Sri Lankan authorities Monday blamed a little-known Islamist group called National Thowfeek Jamaath (NTJ) for a series of coordinated attacks targeting churches and luxury hotels across the country that killed 290 and injured about 500 others.
NTJ has not claimed responsibility for the eight bombings, but Sri Lankan officials say the main blasts Sunday were carried out by seven suicide bombers of the group, with possible outside help of which authorities have not released details pending an ongoing investigation.
Who is NTJ?
NTJ is believed to have started at least three years ago in eastern Sri Lanka as an offshoot of Sri Lanka Thowheed Jamath (SLTJ), another Islamist group known for its extremist ideology and the indoctrination of children.
SLTJ has attempted to attract conservative Muslims in Sri Lanka for years by speaking out about Buddhist hard-liners and opposing the country’s reforms to the Muslim Marriage and Divorce Act.
SLTJ’s leader, Abdul Razik, was arrested in November 2016 on charges of inciting religious extremism and hate speech during a protest in the majority-Muslim suburb of Maligawatte.
Very little is known about NTJ’s membership, but its size is likely modest compared to SLTJ, according to Michael Kugelman, deputy director for South Asia at the Washington-based Woodrow Wilson Center.
Kugelman said the group’s main activities in the past months have consisted of targeting Buddhist statues as the country’s Buddhists feuded with Muslims. If NTJ was behind Sunday's attacks on Christians and foreigners, it would seem to indicate the group wants to expand further, experts say.
"A broader goal of this shadowy group may be to instill terror — just like al-Qaida and ISIS — the groups that NJT appears to model itself on," Kugelman told VOA.
In March 2017, local media reported NTJ was involved in a clash in the predominantly Muslim Karrankudt region, which resulted in three injuries.
During anti-Muslim riots in Sri Lanka last year, the NTJ used social media to highlight discrimination against Muslims in the country, such as setting up Buddhist symbols in the northeast where no Buddhists lived.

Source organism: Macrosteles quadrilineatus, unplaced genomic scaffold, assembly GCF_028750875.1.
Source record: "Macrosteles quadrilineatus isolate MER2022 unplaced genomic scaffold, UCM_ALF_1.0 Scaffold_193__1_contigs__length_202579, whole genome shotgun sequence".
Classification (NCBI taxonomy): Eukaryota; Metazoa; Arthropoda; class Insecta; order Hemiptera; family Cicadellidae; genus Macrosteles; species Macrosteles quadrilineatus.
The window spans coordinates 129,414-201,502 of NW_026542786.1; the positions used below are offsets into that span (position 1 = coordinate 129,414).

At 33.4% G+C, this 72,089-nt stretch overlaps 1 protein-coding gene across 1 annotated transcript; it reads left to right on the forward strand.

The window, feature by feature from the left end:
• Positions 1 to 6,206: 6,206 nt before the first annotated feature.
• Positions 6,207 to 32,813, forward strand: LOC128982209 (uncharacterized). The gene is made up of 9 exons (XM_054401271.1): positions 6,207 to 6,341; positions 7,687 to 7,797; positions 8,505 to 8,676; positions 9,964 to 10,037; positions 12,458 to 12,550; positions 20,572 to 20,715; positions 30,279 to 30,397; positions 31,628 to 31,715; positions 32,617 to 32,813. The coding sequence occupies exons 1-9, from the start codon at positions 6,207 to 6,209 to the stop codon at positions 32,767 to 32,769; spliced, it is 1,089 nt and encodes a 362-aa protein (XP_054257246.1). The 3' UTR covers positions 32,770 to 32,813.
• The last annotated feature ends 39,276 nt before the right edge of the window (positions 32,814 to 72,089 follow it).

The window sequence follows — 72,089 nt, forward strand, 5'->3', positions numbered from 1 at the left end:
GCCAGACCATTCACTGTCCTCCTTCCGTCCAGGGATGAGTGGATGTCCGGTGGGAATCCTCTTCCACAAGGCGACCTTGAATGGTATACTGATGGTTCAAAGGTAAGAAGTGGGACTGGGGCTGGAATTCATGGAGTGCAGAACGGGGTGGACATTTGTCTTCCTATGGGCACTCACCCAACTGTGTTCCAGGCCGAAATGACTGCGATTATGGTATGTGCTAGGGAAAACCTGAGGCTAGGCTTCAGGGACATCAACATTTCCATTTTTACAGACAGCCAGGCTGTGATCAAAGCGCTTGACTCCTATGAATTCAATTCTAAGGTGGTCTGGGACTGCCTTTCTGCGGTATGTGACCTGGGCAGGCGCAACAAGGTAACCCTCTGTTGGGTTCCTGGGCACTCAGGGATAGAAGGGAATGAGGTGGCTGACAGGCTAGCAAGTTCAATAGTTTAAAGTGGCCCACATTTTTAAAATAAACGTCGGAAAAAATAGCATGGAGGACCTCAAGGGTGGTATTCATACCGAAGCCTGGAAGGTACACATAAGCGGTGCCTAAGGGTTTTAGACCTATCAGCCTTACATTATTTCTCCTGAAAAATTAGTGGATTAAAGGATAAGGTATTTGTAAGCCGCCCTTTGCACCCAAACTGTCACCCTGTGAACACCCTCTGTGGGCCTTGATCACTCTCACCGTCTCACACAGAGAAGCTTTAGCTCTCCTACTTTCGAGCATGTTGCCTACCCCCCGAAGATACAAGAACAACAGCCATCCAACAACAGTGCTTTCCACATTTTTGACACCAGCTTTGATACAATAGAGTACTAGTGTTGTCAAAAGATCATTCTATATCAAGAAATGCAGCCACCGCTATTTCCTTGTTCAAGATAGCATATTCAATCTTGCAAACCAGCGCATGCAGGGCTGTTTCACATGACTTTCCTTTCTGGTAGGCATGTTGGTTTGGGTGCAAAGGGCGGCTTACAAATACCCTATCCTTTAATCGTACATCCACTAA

Kugelman said the coordinated attacks Sunday, with their success in inflicting heavy casualties, show likely connections to a larger terrorist organization.
"These connections are likely international, not domestic. I don’t know of any internal group in Sri Lanka that would have the capacity to pull off an attack like the one we saw on Sunday. So, there must have been help from elsewhere in South Asia or beyond," he said.
Seven suicide attacks
Sri Lankan Health Minister Rajitha Senaratne said at a press conference Monday that all seven bombers wore explosive suicide vests. He said they were Sri Lankan citizens with memberships in NTJ, and likely received outside support.
"We do not believe these attacks were carried out by a group of people who were confined to this country," Senaratne told reporters. "There must be a wider international network behind it."
Experts say NTJ was likely inspired by Islamic State, which has unleashed deadly attacks in the past against churches and popular tourist destinations in different countries.
Experts warn that many Sri Lankans who left to fight in Syria will likely return home and join groups like NTJ.
It is unclear how many Sri Lankans have joined the Syrian war over the years, but officials in 2016 said at least 32 citizens were known to have joined IS.
In 2015, IS news agency Amaq released a video — confirmed by Sri Lankan local news — that claimed a Sri Lankan NTJ member called Abu Shuraih Sailani was killed during an airstrike in Syria.
Al-Qaida or Islamic State?
Bruce Hoffman, senior counterterrorism expert at the Council on Foreign Relations, told VOA the Easter attacks resemble IS actions more than attacks conducted by al-Qaida.
"I think there is less reason to say that it's al-Qaida than ISIS," Hoffman said, using an acronym for the militant group. "Al-Qaida, to my knowledge, has not attacked churches — at least not recently — whereas ISIS has engaged in attacks against Christians in Egypt, Syria, Iraq, Nigeria and many other places."
Hoffman said NTJ and other Islamists are likely able to recruit members by exploiting the anger of the Muslim minority, which has found itself isolated by the mostly Buddhist Sinhalese majority.
"They have generally been the subject of complete exclusion, and their grievances have never really been addressed for at least two decades," Hoffman said. "The seeds of discontent, disenfranchisement and alienation run very deep, and may have made certain extremist members of the Muslim community suitable to malign outside influences."
Sri Lanka has a population of about 21 million, with Tamil-speaking Muslims making up about 9.7%. From 1983 to 2009, the country's Tamil and Sinhalese communities were engaged in civil war.